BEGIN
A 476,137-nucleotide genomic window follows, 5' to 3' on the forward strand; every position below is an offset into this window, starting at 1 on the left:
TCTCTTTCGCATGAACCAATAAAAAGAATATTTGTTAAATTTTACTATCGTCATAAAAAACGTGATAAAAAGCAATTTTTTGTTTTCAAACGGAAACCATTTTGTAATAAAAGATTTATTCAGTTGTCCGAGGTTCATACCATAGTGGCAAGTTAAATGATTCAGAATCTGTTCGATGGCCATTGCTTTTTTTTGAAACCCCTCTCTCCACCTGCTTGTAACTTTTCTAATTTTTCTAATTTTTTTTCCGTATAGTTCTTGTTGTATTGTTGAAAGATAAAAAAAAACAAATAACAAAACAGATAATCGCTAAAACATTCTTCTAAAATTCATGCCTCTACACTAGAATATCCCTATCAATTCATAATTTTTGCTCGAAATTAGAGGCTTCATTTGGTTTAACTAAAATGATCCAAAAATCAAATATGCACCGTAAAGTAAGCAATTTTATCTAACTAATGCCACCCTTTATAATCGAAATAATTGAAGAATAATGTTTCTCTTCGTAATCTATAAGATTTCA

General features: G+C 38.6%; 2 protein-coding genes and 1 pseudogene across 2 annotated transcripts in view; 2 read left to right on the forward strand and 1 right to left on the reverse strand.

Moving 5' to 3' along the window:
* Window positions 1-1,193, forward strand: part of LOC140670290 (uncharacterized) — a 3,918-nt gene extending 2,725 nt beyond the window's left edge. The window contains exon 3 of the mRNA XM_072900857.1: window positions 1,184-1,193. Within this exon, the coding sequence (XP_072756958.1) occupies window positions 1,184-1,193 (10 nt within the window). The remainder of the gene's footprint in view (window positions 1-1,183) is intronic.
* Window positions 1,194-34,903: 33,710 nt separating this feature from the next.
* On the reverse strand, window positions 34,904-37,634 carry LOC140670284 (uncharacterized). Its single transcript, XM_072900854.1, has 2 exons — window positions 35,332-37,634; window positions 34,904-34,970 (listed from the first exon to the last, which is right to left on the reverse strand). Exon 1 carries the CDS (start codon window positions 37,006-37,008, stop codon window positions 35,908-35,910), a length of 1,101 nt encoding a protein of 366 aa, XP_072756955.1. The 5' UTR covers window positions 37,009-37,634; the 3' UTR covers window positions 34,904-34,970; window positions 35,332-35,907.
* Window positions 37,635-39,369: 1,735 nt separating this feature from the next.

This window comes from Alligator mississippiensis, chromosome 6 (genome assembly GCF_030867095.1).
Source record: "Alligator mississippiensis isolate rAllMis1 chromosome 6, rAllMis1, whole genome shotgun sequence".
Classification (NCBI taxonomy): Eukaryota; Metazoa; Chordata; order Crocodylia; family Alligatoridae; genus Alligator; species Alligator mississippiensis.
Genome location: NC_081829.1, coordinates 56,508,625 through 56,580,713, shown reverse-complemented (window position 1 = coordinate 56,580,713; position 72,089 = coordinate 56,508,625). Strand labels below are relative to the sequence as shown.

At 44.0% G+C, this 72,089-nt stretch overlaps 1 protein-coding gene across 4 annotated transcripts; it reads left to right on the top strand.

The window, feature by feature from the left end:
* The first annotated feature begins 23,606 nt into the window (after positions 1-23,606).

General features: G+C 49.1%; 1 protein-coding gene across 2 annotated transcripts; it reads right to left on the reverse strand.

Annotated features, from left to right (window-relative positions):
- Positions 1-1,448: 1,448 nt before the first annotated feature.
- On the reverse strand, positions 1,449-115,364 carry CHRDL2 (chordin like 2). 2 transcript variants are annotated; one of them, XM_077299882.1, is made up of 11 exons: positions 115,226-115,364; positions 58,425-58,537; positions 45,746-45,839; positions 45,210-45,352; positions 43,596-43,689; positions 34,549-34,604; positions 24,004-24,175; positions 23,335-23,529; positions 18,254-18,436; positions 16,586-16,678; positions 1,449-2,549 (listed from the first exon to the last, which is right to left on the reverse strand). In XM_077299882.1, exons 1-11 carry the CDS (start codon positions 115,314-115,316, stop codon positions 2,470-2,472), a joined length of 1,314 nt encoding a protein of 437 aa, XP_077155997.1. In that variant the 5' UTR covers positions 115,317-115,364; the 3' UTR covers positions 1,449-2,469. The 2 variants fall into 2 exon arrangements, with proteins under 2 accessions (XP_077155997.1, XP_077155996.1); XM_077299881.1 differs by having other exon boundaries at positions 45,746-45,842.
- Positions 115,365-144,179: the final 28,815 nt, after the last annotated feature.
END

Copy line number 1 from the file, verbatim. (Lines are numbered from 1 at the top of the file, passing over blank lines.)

A 476,137-nucleotide genomic window follows, 5' to 3' on the forward strand; every position below is an offset into this window, starting at 1 on the left: